Review reckons that UK road transport can cut all CO2 within the next half-century
19 October 2007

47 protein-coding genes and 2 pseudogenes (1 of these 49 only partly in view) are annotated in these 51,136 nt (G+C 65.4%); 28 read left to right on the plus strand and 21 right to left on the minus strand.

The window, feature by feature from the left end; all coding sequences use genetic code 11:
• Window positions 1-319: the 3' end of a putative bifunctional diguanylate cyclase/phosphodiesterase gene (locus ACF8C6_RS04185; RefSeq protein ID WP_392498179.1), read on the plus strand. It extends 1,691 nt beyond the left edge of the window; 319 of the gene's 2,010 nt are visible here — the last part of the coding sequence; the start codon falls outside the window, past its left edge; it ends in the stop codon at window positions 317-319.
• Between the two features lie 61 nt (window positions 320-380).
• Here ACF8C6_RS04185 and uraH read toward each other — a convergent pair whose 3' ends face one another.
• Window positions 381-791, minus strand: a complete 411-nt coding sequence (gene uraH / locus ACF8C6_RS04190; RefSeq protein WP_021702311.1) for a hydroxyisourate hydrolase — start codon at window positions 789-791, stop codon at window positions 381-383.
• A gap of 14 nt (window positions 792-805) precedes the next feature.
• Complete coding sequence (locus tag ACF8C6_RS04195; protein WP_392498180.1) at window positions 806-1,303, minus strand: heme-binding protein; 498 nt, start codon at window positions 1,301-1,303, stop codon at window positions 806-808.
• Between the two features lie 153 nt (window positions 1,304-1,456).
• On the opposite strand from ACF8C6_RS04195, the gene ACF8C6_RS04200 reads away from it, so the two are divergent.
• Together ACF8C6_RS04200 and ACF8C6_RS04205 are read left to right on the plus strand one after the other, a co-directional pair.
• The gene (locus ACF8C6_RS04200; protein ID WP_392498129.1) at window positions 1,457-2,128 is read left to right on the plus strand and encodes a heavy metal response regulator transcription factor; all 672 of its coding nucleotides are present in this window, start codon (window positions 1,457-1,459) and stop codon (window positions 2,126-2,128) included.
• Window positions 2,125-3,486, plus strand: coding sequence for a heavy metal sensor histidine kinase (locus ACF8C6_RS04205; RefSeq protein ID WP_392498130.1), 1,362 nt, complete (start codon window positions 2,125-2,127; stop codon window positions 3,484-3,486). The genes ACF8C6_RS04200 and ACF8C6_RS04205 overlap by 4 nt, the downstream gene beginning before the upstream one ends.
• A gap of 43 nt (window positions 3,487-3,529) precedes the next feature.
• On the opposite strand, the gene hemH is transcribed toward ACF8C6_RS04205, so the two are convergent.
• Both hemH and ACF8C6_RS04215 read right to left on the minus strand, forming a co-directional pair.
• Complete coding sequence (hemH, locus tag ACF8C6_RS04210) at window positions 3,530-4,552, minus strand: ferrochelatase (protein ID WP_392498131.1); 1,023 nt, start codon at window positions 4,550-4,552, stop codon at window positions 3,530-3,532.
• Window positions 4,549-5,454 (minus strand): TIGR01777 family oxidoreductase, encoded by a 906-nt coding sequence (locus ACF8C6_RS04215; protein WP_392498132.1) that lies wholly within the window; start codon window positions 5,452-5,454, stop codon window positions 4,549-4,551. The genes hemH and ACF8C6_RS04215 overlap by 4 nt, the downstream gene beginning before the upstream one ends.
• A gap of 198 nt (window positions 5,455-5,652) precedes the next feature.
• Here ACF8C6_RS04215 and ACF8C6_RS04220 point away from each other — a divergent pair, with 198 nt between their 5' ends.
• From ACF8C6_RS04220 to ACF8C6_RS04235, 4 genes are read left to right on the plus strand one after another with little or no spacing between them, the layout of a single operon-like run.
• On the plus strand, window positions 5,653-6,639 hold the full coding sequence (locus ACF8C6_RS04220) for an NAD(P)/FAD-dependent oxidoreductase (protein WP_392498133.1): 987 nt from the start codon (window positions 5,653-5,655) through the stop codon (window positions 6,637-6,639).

Apart from a commitment to continue road-widening schemes, last week’s pre-budget report didn’t contain much news for motorists. But a much more optimistic document, which was somewhat overshadowed by the budget statement, was also released by chancellor Alastair Darling.The King Review of Low Carbon Cars says that “a complete decarbonisation of road transport is possible by 2050”.Compiled by Julia King, former head of advanced engineering at Rolls-Royce, and economist Sir Nicholas Stern, the review gives an optimistic view of the future for transport. It states: “If substantial progress can be made in solving electric vehicle technology challenges and the power sector can be decarbonised and expanded to supply a large proportion of road transport demand, around a 90 per cent reduction in emissions per kilometre would be achievable across the fleet.” It also suggested that “by 2030, emissions per kilometre could be around 50 per cent below 2000 levels”.A ‘decarbonisation’ of the power sector would suggest a major shift towards nuclear power generation in the UK.Despite the shrunken nature of the UK’s automotive R&D — especially in the mass-market vehicle sector — the King review predicts “opportunities for the UK to develop further in both licensing and supplying low-carbon technologies to the mass-market manufacturers, and as a leader in areas of the electric vehicle market”. The report also revealed the relatively small global impact of cars and vans in CO2 emissions. It stated that in 2000, cars and vans accounted for just seven per cent of CO2 emissions.As car use rises around the world, “global road transport emissions would be projected to double by 2050”, King concluded.

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